During the Christmas season many of us are drawn into the world of miniatures, though we might not call it that. Ornaments hang on our trees depicting, at a hand-held scale, Jesus nestled in a manger or the wise men visiting a stable. Each year we carefully unwrap the figures of our nativity scenes – a lamb, a shepherd and a humble mother each passing through our fingers – and set them on a bookcase or on top of a piano. What makes these tiny scenes so appealing?
Several years ago, I visited an exhibit at the Art Gallery of Ontario entitled Small Wonders: Gothic Boxwood Miniatures. It centred on remarkable 16th century carvings that are astonishingly small, impossibly intricate and religiously inspired. Fitting within the palm of the hand, the wooden carvings are spherical wonders portraying the Annunciation, the Visit of the Magi or the Passion of Christ. They were created to support practices of prayer, and created with carving and layering techniques that have only recently been fully understood.
Seeing these creations left me both amazed and perplexed. Amazed at the ingenuity and skill that led to their existence, but also asking myself: Why go to such lengths to create these intricate designs? Why on such a small scale? Aren’t there other less time-consuming and intensive ways to support practices of prayer? The more I’ve thought about it, however, the more I’ve realized that my “why” questions might not be as helpful as starting with simple appreciative inquisitiveness.
‘It looks so real!’
Susan Mattinson is a friend and colleague who is perhaps best known for her humorous Pastor Shep comic strip. But over the past few years she has been making a transition from drawing to miniatures. Her Facebook and Instagram feeds provide a steady stream of smaller than life creations. There is a bottle-cap-sized pumpkin pie, a three-inch crocheted blanket, a finger-length macrame wall hanging and so much more. I think my favorite is the eight-inch, rusted dumpster full of the usual detritus: a rolled carpet, discarded packaging, and an old stuffed animal among other things. Creativity in a mini dumpster!
Susan has always been interested in a variety of crafts – knitting, sewing, tie dye, quilting. Creating miniatures seemed a great way to bring all of her creative interests together. In addition to crafting skills, though, the forming of pint-sized purses or plants or furnishings also involves mathematical and material challenges: How to make things precisely to scale, and what materials to use to make items look authentic? In the world of miniatures, whether that of boxwood carvings in 16th century Europe or of tiny baked goods in contemporary Nova Scotia, there is, I think, an aspiration to virtuosity. The right response is: “Oh my goodness, how did you do that? It looks so real!”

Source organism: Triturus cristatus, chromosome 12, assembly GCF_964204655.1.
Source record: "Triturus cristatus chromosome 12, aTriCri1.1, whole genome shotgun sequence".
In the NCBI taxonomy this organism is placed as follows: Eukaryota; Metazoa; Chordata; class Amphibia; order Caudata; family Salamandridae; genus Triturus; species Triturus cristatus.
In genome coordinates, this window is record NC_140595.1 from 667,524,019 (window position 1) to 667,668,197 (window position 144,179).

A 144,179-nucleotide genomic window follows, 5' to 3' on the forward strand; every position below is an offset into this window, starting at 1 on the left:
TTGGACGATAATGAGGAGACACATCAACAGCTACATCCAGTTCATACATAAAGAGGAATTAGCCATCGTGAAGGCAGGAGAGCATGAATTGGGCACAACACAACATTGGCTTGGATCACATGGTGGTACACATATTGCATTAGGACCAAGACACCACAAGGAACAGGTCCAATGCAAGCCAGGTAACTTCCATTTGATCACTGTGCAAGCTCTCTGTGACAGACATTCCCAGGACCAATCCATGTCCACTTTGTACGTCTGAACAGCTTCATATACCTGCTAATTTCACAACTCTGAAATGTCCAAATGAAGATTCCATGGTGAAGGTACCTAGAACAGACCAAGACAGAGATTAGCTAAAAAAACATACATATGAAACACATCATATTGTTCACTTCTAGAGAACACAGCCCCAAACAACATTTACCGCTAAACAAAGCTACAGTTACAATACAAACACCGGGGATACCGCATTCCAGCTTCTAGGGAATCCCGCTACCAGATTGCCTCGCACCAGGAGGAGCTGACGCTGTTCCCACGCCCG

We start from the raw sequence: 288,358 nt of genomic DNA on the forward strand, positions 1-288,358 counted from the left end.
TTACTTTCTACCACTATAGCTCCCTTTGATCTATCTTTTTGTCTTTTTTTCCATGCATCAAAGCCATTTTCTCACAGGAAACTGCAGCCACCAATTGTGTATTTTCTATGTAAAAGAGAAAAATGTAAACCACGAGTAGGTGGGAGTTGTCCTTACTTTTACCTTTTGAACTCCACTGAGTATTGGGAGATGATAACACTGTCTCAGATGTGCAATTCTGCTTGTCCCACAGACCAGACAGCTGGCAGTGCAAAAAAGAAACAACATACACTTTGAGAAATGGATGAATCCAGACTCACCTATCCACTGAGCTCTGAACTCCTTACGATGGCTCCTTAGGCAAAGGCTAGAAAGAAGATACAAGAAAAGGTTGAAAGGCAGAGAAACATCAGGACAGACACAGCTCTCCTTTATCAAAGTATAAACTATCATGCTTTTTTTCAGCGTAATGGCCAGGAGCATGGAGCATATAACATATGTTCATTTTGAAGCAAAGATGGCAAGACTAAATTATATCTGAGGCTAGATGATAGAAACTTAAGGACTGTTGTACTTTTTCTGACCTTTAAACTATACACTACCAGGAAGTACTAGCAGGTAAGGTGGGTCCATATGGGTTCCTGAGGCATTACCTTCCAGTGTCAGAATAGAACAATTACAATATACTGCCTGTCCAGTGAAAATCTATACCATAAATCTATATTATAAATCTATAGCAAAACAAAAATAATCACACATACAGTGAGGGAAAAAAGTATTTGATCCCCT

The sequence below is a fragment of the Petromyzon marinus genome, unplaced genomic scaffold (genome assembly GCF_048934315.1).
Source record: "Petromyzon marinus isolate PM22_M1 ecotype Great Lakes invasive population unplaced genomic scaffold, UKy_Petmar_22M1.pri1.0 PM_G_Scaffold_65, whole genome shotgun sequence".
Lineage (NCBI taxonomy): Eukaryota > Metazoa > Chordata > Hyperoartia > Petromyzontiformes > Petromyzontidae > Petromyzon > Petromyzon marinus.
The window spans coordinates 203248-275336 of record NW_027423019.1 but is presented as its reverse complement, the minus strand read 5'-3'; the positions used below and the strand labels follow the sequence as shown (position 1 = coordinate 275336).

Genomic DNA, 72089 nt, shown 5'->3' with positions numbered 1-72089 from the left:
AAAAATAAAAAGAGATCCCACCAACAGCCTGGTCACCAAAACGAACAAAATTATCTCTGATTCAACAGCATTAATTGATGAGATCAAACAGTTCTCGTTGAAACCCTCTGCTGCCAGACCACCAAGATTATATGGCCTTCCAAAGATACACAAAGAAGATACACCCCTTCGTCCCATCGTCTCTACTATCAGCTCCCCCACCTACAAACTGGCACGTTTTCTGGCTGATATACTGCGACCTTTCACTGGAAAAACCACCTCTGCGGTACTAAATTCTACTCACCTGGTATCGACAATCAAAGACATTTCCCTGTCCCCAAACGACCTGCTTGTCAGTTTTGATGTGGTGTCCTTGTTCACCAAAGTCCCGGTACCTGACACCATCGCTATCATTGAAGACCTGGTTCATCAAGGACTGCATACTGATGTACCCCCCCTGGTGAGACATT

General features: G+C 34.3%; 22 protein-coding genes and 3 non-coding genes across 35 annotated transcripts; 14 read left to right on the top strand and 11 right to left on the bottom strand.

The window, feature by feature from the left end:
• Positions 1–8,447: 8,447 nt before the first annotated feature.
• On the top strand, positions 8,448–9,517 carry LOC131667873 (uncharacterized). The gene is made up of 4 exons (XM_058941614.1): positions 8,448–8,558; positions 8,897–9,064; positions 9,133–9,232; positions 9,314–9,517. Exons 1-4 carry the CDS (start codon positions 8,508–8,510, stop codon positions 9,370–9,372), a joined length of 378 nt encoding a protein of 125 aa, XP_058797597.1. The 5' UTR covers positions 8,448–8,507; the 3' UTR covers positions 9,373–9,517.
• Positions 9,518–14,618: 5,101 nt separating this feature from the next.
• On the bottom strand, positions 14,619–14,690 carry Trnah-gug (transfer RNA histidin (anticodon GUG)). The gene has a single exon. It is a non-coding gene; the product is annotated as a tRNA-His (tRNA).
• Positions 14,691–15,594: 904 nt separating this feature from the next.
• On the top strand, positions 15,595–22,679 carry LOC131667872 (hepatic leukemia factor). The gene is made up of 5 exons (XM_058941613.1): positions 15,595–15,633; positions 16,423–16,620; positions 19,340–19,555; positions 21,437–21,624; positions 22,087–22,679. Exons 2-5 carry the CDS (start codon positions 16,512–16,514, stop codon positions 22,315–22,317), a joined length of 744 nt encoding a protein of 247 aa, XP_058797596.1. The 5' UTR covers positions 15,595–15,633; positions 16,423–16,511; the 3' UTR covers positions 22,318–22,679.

Working at such a small scale also gives the creator a definite appreciation for the delicacy and detail in God’s creation. Reproducing the world in miniature means you invariably begin to see details that would otherwise escape attention – it means attending to colours and proportions and textures with greater care. The unevenness of the floorboards, the shape of those flower petals, that shade of orange, the way the hairs lie down on the back of someone’s hand.
Attention to detail and realism go hand in hand. Susan suggests that the challenge of realism is sometimes put like this: If you took a close-up photograph of a small-scale room or scene you created, would the casual viewer think it showed a normal room? Would the viewer not realize it was a mini version? If you can achieve this level of realism, I’d say you have achieved the rank of master miniaturist – though I’m not sure that’s an actual thing!
Just here the Rev. Mattinson (yes, she’s also a Presbyterian minister!) gives me a concept that I am searching for as I reflect on our perception of the almost-real: the concept of “the uncanny.” There can be something profoundly unsettling about an encounter (visual, spatial, psychological) with a world that looks and seems so real, yet isn’t what we perceive it to be. As our initial confident perception gives way to a feeling that our eyes and mind are being tricked, it can leave us rattled. Another miniaturist, Carmen Mazarrassa, puts it like this: “Things taken out of their natural scale make your brain leap a little.”
More than meets the eye
We sometimes try to draw clear lines between “arts and crafts” and “the arts” – as if miniature making isn’t art – but that line is a fuzzy one. The gift of artists is that they challenge our perceptions of the world. When they do more than simply express beauty or portray reality (which is challenging in its own right), artists have a gift for setting us in the place of the uncanny. Perhaps the world is not quite what we thought. Have we looked closely enough? Is there something we have simply missed or misunderstood?
A gift of artists is also that they put in question the values of our shared life. As we talked finally about this question, Susan pointed me to the work of Slinkachu, whose Instagram account describes him as a “London-based artist, leaving miniature figures on the streets since 2006.” Much of his work is wonderfully whimsical, but some of it has a harder edge.
Consider this scene (particularly apt in this season): A miniature person, in plastic, carries miniature shopping bags down the street. But the shopper also drags, behind her, full-size garment tags from Yves Saint-Lauren, Dior and Luis Vuitton. They dwarf her. The viewer is left to wonder whether the shopper has taken possession of her packages or whether they have taken possession of her. The world of miniatures, it turns out, leaves you wonderfully intrigued and curious, but always also just a little unsettled.
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